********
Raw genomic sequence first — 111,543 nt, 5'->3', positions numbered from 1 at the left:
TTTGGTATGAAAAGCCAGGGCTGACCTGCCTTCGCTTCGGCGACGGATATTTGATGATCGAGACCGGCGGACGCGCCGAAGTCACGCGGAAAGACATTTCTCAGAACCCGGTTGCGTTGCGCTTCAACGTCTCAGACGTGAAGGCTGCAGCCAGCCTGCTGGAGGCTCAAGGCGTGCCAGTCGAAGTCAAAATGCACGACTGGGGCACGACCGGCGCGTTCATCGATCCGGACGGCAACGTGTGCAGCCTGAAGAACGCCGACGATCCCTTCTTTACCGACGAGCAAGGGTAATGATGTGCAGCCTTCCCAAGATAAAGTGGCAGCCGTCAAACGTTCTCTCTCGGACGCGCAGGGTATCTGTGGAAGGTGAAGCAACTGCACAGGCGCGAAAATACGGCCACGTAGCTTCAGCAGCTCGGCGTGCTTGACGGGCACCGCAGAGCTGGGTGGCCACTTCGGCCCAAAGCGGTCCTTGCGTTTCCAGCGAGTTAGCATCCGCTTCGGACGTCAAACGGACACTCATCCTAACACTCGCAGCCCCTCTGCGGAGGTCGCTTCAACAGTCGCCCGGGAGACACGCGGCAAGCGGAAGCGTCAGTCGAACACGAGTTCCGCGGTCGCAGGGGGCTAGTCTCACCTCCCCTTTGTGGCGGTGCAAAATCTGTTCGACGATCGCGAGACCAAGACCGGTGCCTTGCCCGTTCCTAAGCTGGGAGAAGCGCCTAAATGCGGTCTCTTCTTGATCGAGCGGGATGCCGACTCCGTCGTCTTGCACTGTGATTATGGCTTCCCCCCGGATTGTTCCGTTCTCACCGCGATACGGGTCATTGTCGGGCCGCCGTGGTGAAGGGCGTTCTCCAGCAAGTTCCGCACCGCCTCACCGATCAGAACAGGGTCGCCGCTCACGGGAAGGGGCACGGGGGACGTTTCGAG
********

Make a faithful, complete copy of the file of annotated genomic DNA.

Raw genomic sequence first — 111,543 nt, 5'->3', positions numbered from 1 at the left:
TTTGGTATGAAAAGCCAGGGCTGACCTGCCTTCGCTTCGGCGACGGATATTTGATGATCGAGACCGGCGGACGCGCCGAAGTCACGCGGAAAGACATTTCTCAGAACCCGGTTGCGTTGCGCTTCAACGTCTCAGACGTGAAGGCTGCAGCCAGCCTGCTGGAGGCTCAAGGCGTGCCAGTCGAAGTCAAAATGCACGACTGGGGCACGACCGGCGCGTTCATCGATCCGGACGGCAACGTGTGCAGCCTGAAGAACGCCGACGATCCCTTCTTTACCGACGAGCAAGGGTAATGATGTGCAGCCTTCCCAAGATAAAGTGGCAGCCGTCAAACGTTCTCTCTCGGACGCGCAGGGTATCTGTGGAAGGTGAAGCAACTGCACAGGCGCGAAAATACGGCCACGTAGCTTCAGCAGCTCGGCGTGCTTGACGGGCACCGCAGAGCTGGGTGGCCACTTCGGCCCAAAGCGGTCCTTGCGTTTCCAGCGAGTTAGCATCCGCTTCGGACGTCAAACGGACACTCATCCTAACACTCGCAGCCCCTCTGCGGAGGTCGCTTCAACAGTCGCCCGGGAGACACGCGGCAAGCGGAAGCGTCAGTCGAACACGAGTTCCGCGGTCGCAGGGGGCTAGTCTCACCTCCCCTTTGTGGCGGTGCAAAATCTGTTCGACGATCGCGAGACCAAGACCGGTGCCTTGCCCGTTCCTAAGCTGGGAGAAGCGCCTAAATGCGGTCTCTTCTTGATCGAGCGGGATGCCGACTCCGTCGTCTTGCACTGTGATTATGGCTTCCCCCCGGATTGTTCCGTTCTCACCGCGATACGGGTCATTGTCGGGCCGCCGTGGTGAAGGGCGTTCTCCAGCAAGTTCCGCACCGCCTCACCGATCAGAACAGGGTCGCCGCTCACGGGAAGGGGCACGGGGGACGTTTCGAG